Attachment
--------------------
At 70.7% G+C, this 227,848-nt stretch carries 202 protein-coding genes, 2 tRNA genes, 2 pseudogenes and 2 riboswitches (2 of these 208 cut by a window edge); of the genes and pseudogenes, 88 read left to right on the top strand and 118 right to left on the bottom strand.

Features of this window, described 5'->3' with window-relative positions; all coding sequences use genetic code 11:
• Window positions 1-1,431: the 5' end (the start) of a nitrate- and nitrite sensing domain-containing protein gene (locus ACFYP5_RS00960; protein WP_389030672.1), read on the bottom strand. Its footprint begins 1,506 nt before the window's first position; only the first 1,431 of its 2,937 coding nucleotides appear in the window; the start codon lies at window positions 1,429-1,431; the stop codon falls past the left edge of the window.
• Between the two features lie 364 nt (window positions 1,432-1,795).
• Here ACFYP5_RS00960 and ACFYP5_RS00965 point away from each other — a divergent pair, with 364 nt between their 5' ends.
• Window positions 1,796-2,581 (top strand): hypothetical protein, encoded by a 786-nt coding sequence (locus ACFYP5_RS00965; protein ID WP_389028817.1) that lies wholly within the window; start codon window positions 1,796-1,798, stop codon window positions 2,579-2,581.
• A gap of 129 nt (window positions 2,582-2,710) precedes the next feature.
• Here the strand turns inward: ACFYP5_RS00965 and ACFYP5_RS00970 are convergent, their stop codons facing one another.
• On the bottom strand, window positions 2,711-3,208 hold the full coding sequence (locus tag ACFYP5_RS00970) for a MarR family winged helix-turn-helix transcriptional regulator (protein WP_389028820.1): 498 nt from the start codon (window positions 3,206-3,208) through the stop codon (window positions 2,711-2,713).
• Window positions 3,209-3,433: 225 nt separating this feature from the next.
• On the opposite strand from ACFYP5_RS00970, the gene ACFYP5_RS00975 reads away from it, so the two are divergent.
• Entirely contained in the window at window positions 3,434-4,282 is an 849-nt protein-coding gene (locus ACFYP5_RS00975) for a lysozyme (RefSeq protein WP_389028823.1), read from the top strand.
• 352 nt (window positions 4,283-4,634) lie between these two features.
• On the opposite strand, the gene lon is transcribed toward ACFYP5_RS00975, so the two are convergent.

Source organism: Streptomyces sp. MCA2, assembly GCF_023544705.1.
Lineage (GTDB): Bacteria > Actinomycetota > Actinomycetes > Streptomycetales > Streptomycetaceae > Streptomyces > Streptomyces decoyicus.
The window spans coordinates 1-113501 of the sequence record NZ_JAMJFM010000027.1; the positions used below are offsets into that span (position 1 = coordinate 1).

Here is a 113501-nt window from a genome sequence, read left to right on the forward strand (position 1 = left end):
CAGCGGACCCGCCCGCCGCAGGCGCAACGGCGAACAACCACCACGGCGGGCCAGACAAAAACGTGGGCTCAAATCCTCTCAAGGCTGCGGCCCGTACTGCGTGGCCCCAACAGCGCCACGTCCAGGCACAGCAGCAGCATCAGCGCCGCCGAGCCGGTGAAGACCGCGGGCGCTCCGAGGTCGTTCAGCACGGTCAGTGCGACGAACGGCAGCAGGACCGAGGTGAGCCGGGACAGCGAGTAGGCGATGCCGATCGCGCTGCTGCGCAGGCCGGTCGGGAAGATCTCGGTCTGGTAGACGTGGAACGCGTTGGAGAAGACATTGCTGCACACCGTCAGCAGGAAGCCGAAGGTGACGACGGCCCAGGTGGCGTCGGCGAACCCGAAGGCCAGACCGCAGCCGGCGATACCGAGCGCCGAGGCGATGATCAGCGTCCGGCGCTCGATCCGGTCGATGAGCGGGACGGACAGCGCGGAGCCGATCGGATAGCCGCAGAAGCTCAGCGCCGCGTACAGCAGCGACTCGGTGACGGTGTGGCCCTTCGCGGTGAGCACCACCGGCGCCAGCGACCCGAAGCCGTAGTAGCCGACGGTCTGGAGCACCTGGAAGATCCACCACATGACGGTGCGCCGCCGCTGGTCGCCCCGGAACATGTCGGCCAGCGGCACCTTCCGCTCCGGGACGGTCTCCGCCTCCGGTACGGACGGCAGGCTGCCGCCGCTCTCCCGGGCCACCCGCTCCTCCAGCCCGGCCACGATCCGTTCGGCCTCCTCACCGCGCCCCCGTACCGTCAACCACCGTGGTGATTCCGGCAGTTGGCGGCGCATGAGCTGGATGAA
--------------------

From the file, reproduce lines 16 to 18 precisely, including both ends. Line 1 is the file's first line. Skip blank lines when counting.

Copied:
Lineage (GTDB): Bacteria > Actinomycetota > Actinomycetes > Streptomycetales > Streptomycetaceae > Streptomyces > Streptomyces decoyicus.
The window spans coordinates 1-113501 of the sequence record NZ_JAMJFM010000027.1; the positions used below are offsets into that span (position 1 = coordinate 1).

Here is a 113501-nt window from a genome sequence, read left to right on the forward strand (position 1 = left end):